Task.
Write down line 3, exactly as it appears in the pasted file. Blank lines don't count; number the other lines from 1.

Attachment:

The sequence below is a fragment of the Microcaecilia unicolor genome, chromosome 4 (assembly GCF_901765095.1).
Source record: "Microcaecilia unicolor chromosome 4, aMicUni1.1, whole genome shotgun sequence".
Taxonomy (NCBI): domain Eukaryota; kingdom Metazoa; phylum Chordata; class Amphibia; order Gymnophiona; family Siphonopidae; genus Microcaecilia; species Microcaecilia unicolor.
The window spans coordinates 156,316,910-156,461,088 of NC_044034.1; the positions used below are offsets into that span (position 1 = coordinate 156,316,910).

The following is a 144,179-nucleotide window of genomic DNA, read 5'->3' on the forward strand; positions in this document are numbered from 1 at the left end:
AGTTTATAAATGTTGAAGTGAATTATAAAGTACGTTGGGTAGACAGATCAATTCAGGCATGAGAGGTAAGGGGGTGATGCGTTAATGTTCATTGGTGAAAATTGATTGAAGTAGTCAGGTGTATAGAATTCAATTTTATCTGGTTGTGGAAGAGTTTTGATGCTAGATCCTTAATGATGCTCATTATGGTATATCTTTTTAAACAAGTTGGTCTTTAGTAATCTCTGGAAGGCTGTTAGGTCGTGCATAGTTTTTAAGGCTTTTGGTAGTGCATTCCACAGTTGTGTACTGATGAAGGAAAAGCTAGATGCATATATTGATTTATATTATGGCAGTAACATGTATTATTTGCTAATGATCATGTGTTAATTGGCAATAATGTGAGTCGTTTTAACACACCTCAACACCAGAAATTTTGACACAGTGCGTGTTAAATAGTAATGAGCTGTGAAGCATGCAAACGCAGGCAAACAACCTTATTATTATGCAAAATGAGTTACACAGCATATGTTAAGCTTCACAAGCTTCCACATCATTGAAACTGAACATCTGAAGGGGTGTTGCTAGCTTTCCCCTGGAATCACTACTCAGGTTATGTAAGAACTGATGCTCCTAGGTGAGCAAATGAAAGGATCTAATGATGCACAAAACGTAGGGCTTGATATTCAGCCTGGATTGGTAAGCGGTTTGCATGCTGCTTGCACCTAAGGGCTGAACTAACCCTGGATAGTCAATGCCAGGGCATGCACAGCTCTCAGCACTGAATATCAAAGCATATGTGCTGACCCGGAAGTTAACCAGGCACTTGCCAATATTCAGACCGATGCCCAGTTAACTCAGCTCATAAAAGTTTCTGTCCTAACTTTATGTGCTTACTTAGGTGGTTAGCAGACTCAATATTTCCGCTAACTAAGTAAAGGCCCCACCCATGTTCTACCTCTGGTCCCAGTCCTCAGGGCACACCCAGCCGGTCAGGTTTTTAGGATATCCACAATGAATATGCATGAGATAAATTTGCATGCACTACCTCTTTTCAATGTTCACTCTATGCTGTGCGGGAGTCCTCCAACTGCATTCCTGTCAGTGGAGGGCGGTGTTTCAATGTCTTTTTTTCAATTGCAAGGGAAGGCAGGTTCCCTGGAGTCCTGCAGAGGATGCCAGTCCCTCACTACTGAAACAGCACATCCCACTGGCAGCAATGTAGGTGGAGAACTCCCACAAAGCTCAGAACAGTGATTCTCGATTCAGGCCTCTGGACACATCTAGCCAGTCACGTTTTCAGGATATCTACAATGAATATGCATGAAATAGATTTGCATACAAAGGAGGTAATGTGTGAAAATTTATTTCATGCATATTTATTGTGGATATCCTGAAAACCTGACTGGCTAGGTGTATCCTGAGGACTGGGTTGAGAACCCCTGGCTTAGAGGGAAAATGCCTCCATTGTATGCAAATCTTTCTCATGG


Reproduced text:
Taxonomy (NCBI): domain Eukaryota; kingdom Metazoa; phylum Chordata; class Amphibia; order Gymnophiona; family Siphonopidae; genus Microcaecilia; species Microcaecilia unicolor.